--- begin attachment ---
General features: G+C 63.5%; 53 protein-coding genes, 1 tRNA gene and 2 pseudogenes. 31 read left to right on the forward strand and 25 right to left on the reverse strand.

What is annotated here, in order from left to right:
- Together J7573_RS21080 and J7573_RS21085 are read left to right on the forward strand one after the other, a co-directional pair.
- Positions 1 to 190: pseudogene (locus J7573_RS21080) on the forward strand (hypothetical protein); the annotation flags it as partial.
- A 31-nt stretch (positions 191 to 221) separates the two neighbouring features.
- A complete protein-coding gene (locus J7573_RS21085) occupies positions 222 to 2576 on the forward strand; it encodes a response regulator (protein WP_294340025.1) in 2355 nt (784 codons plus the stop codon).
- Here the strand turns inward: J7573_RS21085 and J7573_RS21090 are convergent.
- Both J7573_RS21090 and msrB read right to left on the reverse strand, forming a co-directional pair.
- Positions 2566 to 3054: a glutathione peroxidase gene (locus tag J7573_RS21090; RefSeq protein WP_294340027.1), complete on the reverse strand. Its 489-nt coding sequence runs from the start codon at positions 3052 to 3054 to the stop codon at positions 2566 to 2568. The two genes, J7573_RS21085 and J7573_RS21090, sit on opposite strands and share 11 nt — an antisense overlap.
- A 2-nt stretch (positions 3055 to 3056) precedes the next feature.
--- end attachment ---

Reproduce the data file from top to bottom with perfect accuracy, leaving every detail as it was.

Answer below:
General features: G+C 63.5%; 53 protein-coding genes, 1 tRNA gene and 2 pseudogenes. 31 read left to right on the forward strand and 25 right to left on the reverse strand.

What is annotated here, in order from left to right:
- Together J7573_RS21080 and J7573_RS21085 are read left to right on the forward strand one after the other, a co-directional pair.
- Positions 1 to 190: pseudogene (locus J7573_RS21080) on the forward strand (hypothetical protein); the annotation flags it as partial.
- A 31-nt stretch (positions 191 to 221) separates the two neighbouring features.
- A complete protein-coding gene (locus J7573_RS21085) occupies positions 222 to 2576 on the forward strand; it encodes a response regulator (protein WP_294340025.1) in 2355 nt (784 codons plus the stop codon).
- Here the strand turns inward: J7573_RS21085 and J7573_RS21090 are convergent.
- Both J7573_RS21090 and msrB read right to left on the reverse strand, forming a co-directional pair.
- Positions 2566 to 3054: a glutathione peroxidase gene (locus tag J7573_RS21090; RefSeq protein WP_294340027.1), complete on the reverse strand. Its 489-nt coding sequence runs from the start codon at positions 3052 to 3054 to the stop codon at positions 2566 to 2568. The two genes, J7573_RS21085 and J7573_RS21090, sit on opposite strands and share 11 nt — an antisense overlap.
- A 2-nt stretch (positions 3055 to 3056) precedes the next feature.